Attack of the 50 Foot Woman Explained
The giant in fairytales, pop culture, science fiction, and horror is one that’s typically shrouded in mystery. They are towering behemoths that oftentimes appear as gargantuan humans, but the how and why of their size oftentimes remains elusive. Two films within this genre are fascinating outliers because they explore an oft-overlooked person in society: the (giant) woman. Exploring the deeper themes of Colossal (2016) and Attack of the 50 Foot Woman (1958) reveal a larger social stigma about monstrous women through the lens of gigantism.
The creature genre was still considered a strong financial success in the 1950s and its reliance on monsters of mammoth sizes is still a highlight of the decade, with interesting puppetry and film technology in THEM! (1954) and Tarantula (1955). Massive bombardments of radiation were usually the catalyst for giant creatures or people films, which was greatly influenced by the lingering paranoia of the atomic bomb and the grim unknowns of nuclear testing. Where men had radiation-afflicted soldier stories in The Amazing Colossal Man (1957) and its sequel War of the Colossal Beast (1958) to look up to, women had an alien abduction-experimentation story in Attack of the 50 Foot Woman to squint up at.
Giant stories of the 1950s in the United States were similar in aesthetics but radically different in tone and societal messaging to the Kaiju stories of Japan. One nation was grappling with hundreds of thousands of people being killed by atomic energy and the other was trying to return to some sense of normalcy after having committed the heinous assault. Thus, the cinematic stories of the United States lack the depth and nuance of reverential masterpieces like Gojira (1954), and sadly once the decade had closed the crucial time for commentary and reeducation about the impact of World War II had shifted to new horror film territories grappling with racism and sexism. Before the decade ended Attack of the 50 Foot Woman debuted in American theaters to mixed reviews but succeeded in having one of the most iconic movie posters of all time.
The story by all accounts is very humdrum and the acting is situated in varying degrees of decent to cringe, but the experiences of its female character are frighteningly familiar for many women who have experienced gaslighting, partner infidelity, and for its time the rampant institutionalization of women in mental health facilities. The central female character is abducted by aliens—which is another narrative through-line of xenophobic America. film and television of the 1950s—experimented upon by said aliens and thereafter grows to incredible proportions.
The most memorable parts of the film are when she’s searching for her philandering husband throughout the city in a gigantic form with surprisingly minimal property damage (due to film-budget constraints or her being in complete control of her faculties) and only seeking revenge against her husband, his new girlfriend, and not the greater populace.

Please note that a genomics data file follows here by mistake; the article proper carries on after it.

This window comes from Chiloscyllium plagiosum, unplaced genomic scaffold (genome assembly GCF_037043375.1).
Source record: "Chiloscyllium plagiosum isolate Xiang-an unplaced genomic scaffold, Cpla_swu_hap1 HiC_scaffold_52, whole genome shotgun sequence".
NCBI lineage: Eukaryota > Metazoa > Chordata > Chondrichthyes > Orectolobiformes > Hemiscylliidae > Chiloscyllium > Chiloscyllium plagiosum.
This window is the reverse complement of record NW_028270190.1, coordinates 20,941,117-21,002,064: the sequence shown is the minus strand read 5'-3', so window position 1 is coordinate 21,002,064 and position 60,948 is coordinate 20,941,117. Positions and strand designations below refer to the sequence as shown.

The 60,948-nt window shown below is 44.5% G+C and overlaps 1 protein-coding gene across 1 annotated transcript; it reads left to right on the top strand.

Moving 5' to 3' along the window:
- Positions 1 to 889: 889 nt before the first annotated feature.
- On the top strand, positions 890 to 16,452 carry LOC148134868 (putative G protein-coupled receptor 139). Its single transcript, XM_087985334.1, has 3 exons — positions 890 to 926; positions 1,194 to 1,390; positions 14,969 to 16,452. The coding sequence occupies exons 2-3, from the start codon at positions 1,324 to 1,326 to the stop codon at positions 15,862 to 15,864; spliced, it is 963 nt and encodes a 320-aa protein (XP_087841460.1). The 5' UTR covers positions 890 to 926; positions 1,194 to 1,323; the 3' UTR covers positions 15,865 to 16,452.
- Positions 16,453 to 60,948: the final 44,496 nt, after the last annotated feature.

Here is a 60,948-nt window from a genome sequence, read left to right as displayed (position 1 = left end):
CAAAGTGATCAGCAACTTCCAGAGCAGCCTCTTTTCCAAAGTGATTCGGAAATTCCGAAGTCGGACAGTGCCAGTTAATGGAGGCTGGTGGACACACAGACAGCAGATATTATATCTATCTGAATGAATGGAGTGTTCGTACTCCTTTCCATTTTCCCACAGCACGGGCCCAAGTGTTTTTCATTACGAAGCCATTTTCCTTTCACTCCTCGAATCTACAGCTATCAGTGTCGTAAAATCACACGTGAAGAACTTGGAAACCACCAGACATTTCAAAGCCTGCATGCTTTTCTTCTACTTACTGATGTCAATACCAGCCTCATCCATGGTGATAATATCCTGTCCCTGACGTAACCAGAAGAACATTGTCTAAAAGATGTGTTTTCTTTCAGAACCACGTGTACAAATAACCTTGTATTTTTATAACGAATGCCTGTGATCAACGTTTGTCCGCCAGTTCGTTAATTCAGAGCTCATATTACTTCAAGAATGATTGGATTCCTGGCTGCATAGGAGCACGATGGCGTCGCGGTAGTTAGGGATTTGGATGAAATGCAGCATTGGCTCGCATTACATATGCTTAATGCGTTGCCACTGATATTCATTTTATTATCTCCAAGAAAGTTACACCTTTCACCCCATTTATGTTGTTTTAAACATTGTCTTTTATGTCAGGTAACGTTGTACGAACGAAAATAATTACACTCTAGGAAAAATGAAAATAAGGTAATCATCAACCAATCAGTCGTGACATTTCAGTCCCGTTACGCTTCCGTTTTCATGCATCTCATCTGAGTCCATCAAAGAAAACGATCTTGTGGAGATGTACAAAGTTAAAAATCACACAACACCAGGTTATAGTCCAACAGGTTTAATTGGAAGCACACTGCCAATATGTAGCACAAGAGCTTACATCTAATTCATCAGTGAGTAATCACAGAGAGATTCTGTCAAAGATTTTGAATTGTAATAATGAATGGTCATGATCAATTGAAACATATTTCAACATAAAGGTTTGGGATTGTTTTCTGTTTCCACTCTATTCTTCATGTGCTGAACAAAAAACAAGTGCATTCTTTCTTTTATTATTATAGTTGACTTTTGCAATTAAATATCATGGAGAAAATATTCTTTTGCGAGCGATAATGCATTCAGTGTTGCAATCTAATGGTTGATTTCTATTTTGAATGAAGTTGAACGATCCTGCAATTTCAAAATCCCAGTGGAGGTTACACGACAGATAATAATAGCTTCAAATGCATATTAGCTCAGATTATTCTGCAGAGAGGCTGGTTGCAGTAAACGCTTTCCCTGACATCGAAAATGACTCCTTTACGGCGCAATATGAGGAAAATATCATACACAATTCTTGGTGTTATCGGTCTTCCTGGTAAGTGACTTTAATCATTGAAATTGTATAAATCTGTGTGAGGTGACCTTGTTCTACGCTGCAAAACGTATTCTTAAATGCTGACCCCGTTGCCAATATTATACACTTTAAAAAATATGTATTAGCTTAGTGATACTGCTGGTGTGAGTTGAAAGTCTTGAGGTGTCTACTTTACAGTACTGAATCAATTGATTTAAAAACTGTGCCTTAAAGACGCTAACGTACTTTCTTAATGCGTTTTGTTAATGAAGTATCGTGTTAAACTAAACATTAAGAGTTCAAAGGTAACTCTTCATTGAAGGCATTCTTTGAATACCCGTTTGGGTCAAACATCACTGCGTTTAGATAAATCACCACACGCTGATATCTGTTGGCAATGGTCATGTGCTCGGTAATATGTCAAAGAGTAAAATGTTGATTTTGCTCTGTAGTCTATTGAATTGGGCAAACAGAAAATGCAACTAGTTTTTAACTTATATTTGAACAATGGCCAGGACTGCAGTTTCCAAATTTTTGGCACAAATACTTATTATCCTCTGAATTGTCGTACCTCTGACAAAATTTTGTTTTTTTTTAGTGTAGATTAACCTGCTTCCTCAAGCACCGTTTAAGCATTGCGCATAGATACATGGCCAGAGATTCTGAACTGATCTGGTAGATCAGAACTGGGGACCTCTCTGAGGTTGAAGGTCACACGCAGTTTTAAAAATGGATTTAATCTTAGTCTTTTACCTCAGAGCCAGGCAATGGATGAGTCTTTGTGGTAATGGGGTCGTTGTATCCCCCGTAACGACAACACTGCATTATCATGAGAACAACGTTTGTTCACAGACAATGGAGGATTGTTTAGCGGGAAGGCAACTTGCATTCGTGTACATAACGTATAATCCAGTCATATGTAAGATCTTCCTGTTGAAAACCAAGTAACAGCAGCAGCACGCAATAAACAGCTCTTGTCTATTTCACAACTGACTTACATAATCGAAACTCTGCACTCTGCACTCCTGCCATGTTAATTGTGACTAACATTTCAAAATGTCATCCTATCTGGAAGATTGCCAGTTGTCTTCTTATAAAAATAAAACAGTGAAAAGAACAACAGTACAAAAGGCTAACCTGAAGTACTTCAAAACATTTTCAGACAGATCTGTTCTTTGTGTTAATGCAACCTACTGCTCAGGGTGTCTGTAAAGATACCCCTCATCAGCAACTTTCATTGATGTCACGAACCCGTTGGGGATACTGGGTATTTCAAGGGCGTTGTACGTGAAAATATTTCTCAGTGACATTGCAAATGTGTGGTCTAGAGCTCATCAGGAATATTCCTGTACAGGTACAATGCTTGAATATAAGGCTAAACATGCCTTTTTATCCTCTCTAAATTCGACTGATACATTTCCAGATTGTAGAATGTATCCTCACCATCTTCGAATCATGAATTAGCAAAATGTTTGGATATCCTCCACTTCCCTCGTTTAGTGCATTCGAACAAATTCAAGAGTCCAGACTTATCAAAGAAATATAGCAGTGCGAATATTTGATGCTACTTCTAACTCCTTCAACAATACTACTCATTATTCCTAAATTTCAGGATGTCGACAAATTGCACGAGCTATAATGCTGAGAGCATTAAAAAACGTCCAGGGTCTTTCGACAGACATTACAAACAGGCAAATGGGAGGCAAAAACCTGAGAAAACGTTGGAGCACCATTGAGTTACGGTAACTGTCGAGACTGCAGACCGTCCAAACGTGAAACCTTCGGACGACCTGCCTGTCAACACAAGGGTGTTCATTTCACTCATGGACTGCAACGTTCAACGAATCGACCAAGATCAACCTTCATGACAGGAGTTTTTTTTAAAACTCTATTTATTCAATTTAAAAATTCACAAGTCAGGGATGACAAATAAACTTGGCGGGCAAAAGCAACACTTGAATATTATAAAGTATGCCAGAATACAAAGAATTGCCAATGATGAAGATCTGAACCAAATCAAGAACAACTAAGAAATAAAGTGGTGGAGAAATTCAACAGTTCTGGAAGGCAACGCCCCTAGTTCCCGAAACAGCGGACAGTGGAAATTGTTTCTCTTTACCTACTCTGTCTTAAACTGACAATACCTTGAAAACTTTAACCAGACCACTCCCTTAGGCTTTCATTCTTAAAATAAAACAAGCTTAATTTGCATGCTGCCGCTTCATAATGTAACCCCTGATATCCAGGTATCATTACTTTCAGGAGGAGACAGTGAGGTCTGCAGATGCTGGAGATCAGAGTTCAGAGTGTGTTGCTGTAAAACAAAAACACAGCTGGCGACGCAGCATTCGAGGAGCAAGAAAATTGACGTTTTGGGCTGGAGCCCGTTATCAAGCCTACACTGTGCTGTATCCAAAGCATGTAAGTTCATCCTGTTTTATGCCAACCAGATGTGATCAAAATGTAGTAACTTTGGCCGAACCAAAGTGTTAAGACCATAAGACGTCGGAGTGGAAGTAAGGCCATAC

Like all ‘monster’ stories of this period, regardless of gender, death is the only option for the film’s conclusion; she’s coincidentally electrocuted by a power line transformer, husband clenched in a death- grip. This film is best remembered for its potential for giant-woman storytelling and not its execution.
Embracing the Monster
Colossal however is a phenomenal blurring and blending of tropes within the horror science fiction genre that allowed its titular character to be flawed, struggle with sobriety, and adeptly learn to put herself first when it came to romance and healthy emotions. The elements of imperfect humanity and her unraveling caustic interpersonal relationship(s) throughout the film are even more intriguing if one has followed the career of its star Anne Hathaway who is oftentimes cast along a sliding scale proxy of soft to pretty.
A specific location from the main character’s childhood enables them to become gigantic in another part of the world with funny, educational, and horrifying consequences. Sadly, this is one film within the giant monster canon that has been relegated to cult status and remains one of the sleeper hits of the last decade.
The giant themes are a brilliant narrative device that explores the main character’s spiraling lack of control over their life and career, the snowball effect of a violently antagonistic childhood ‘friendship’, and most unexpectedly an exploration of the parallels of historic American imperialism through the exportation of an American Kaiju.
Attack of the 50 Foot Woman and Colossal are films that explore the particularities of womanhood—nestled within their respective decades—and the larger societal angst that emerges when women reclaim their power or embrace all of their ‘monstrous’ qualities. We’ve been ill-served as filmgoers by not having more stories about complex female (monster) characters and the giant woman genre is a creative starting point rife with clearly untapped potential.